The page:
*London. The major metropolitan area and capital city of Great Britain, London is also the fall and winter meeting place for the nobility and aristocracy of England’s countryside—people whose wealth derives from rents and not from work. The London of Maria Edgeworth’s novel is the London of the fashionable world and the primary setting through which she criticizes that world as mercenary, dishonest, dissipated. It is the London of spectacle, of theaters, operas, masquerades, balls, of “bustle” and “glare.” Throughout her descriptions of the city, Edgeworth emphasizes the glittering appearances which, like Lady Delacour’s mask as “the comic muse,” disguise the sordid reality of disease, disaffection, and dissipation.
Delacour House. Mansion in London’s Berkeley Square district that is the home of Lord and Lady Delacour. Here the beauty, wit, and wealth of London gather. However, these revels are merely a “spell,” a “thin veil” covering domestic misery. The house conceals a secret, in the form of Lady Delacour’s mysterious boudoir, a bedroom locked to all but her and her maid. The boudoir is not the haunt of vice but of disease; even as her wound eats at Lady Delacour’s bosom, the secrecy cloaking it—of which her boudoir is the emblem—devours her marriage. Notably, it is Belinda’s forcing Lady Delacour to open the locked door to her husband, to remove the veil and reveal her disease that ultimately restores happiness to Delacour House.
Oakly Park. Stately country home of Lady Anne and Mr. Percival that is located near London. Even as Percival House, the mansion in Upper Grosvenor Street, London, is contrasted, in its domestic harmony, intelligent society, and rational pursuits, with the dissipation and dangerous secrets of Delacour House, Oakly Park is contrasted both with London and with the picturesque retreat of Mrs. Ormond’s cottage. As Lady Anne notes, Oakly Park and London are two different worlds. Oakly Park provides leisure for reflection and for noble pursuits; London is marred by vicious idleness and by “busy eyes and tongues,” whose gossip, like their opinions, is “idle and ignorant.” The estate symbolizes a balance between too-knowledgeable society and the too-innocent country.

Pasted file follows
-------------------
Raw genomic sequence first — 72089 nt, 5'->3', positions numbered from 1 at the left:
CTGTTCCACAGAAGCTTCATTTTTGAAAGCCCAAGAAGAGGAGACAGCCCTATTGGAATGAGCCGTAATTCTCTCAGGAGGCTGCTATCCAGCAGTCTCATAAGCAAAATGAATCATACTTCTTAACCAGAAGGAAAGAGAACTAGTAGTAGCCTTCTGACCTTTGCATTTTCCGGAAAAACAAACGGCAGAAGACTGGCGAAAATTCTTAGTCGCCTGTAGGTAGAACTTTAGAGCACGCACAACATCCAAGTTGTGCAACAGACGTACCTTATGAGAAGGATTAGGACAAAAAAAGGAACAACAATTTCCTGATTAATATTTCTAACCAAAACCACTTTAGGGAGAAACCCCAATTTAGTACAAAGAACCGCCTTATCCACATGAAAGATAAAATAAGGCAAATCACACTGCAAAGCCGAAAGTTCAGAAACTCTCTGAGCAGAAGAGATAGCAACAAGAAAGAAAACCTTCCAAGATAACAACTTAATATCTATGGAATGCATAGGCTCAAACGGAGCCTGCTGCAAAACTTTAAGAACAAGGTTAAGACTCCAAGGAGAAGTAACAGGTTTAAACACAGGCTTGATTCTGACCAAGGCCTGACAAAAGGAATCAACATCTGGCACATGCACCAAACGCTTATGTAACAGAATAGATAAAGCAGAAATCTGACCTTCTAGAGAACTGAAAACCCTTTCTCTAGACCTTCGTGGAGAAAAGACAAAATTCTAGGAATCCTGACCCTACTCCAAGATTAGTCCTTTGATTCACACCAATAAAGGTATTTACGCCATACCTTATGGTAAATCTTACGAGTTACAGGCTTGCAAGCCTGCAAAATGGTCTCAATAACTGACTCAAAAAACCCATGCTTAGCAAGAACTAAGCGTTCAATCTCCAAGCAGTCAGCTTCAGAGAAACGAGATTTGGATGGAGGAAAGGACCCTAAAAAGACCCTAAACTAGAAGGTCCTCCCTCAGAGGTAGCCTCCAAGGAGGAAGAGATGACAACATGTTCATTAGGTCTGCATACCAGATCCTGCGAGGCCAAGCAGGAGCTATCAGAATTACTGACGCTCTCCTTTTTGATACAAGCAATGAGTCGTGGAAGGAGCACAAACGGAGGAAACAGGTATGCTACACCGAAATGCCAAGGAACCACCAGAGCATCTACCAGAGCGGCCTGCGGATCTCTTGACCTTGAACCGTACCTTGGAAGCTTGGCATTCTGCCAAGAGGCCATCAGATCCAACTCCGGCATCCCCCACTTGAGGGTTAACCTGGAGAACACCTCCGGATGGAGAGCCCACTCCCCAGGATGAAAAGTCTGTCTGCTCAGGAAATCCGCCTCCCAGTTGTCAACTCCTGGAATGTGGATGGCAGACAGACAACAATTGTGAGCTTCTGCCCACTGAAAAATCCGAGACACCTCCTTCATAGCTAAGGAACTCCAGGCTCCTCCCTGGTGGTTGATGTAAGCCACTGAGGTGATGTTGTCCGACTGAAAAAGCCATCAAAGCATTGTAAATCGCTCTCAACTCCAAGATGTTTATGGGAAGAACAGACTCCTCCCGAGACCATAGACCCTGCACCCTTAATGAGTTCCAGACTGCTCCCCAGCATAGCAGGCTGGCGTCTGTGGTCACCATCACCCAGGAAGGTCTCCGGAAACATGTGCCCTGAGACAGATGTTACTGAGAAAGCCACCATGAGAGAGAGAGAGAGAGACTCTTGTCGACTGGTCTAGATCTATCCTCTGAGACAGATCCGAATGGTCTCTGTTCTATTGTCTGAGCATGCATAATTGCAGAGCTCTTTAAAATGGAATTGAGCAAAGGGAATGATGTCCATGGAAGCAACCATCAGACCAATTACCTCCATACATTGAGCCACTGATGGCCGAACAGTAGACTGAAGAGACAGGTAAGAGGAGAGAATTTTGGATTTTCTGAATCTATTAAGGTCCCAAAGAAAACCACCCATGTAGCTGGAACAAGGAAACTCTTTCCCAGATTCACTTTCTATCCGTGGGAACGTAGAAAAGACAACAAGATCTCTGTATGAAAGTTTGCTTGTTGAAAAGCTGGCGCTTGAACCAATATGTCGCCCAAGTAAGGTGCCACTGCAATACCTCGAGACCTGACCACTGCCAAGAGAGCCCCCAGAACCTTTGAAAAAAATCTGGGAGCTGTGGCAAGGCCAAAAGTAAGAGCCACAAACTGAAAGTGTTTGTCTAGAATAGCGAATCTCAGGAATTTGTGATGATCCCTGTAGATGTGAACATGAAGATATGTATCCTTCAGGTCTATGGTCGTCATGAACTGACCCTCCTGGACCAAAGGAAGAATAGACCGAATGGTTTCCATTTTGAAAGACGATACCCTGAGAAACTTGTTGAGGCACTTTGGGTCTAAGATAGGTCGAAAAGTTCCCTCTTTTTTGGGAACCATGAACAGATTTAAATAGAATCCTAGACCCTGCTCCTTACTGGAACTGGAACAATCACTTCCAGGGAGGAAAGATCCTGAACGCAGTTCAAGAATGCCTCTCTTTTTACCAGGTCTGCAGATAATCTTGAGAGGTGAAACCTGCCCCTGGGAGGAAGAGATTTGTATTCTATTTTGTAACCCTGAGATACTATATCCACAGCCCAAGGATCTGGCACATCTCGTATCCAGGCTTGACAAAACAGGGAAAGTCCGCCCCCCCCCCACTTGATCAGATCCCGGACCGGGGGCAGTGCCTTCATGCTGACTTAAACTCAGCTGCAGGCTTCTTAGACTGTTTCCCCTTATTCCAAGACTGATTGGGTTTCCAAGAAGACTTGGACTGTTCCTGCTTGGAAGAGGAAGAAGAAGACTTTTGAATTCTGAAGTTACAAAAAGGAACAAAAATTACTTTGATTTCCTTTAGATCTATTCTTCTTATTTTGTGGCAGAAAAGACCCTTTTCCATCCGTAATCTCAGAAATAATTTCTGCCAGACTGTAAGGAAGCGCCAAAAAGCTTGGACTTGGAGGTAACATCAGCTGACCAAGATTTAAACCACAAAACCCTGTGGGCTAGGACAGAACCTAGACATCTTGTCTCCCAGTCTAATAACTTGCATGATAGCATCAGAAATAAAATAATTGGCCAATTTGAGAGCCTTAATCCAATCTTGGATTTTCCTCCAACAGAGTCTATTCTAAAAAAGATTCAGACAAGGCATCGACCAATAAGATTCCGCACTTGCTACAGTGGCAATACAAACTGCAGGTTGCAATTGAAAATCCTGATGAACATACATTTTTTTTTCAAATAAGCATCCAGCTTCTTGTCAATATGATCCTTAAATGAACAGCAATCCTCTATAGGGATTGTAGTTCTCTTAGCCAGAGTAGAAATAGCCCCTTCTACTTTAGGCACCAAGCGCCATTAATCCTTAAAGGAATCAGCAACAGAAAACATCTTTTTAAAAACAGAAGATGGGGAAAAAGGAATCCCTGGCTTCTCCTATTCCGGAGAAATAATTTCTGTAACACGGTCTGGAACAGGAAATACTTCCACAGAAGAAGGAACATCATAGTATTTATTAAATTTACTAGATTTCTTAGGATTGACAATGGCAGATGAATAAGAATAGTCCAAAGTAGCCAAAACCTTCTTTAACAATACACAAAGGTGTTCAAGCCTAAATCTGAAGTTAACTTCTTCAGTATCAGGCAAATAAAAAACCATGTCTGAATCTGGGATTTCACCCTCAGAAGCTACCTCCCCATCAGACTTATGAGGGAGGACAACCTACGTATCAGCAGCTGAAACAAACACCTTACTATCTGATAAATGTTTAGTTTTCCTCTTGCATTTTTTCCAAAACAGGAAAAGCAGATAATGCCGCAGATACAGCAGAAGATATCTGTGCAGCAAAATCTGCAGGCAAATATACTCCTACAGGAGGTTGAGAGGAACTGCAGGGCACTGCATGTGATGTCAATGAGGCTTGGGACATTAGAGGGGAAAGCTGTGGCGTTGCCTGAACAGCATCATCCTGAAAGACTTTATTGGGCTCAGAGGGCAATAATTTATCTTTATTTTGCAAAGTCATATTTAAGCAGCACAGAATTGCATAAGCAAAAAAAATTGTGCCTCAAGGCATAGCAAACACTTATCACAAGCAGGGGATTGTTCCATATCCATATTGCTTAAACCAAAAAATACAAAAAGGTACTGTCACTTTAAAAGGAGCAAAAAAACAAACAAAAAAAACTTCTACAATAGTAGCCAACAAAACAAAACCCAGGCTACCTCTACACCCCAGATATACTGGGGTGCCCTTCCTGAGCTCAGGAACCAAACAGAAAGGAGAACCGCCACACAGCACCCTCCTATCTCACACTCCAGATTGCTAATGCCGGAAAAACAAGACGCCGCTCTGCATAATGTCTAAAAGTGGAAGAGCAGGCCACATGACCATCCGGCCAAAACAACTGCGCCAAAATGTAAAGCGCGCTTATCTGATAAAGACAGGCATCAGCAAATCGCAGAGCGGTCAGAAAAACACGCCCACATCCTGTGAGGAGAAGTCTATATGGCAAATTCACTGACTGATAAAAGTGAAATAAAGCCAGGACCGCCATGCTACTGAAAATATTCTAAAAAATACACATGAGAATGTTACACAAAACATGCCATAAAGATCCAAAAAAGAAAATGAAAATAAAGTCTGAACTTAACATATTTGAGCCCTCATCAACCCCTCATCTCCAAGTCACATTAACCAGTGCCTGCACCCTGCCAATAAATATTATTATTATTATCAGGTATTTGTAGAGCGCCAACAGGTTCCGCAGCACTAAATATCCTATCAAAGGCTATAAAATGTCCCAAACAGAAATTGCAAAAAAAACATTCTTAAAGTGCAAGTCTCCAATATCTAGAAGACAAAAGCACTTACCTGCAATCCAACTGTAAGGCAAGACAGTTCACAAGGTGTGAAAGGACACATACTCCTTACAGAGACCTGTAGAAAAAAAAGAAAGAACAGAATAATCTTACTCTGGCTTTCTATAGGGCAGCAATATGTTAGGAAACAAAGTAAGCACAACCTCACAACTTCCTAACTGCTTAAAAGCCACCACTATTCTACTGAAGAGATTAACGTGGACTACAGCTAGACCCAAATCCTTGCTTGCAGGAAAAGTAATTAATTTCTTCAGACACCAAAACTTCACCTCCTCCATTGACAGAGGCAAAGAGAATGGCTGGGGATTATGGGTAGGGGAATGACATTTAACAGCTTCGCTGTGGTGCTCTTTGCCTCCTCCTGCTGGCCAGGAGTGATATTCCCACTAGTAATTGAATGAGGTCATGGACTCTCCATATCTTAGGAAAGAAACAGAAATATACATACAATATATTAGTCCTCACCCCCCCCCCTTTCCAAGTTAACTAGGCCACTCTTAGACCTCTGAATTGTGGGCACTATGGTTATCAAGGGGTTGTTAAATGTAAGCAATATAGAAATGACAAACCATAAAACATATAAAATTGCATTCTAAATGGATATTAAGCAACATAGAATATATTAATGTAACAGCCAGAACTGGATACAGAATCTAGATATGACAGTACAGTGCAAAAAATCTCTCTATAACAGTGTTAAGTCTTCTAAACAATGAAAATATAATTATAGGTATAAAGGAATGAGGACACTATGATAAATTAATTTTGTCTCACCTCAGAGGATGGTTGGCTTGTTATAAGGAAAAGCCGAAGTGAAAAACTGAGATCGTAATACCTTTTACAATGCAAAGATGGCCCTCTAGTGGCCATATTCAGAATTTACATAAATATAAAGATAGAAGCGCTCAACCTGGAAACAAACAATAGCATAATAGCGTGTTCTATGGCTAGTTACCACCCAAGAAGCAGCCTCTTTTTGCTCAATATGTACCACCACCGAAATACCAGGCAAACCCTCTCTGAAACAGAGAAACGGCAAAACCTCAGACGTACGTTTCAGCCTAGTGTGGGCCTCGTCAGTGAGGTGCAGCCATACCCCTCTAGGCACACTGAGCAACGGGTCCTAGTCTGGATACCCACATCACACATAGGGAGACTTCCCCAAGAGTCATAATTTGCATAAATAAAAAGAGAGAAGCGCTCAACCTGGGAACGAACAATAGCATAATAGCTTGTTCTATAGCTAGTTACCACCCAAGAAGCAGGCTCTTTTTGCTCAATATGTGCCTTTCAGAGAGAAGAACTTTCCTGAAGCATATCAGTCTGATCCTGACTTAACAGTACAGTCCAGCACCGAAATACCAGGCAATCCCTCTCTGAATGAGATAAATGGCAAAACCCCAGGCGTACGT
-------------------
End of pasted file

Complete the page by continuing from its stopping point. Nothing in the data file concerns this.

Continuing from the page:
Mrs. Ormond’s cottage
Mrs. Ormond’s cottage. Small house with walled garden in Windsor, a country town immediately west of London. The site of the royal family’s Windsor Castle, it is a favorite summer retreat of the aristocracy. Here Clarence Hervey replicates the isolation and simplicity of the former New Forest home of his ward, Virginia St. Pierre (born Rachel Hartley), and her governess. However, this artificially rural retreat itself breeds a dangerous idleness that aligns the country with the city; without the common labor of honest country life, Virginia becomes caught up in novel-reading and romancing, in wild imaginings, which, like the wild gossip of Londoners, ultimately threaten Hervey’s happiness and her own.
*New Forest. Largest forest in England, which at the time the novel was written covered much of the land...
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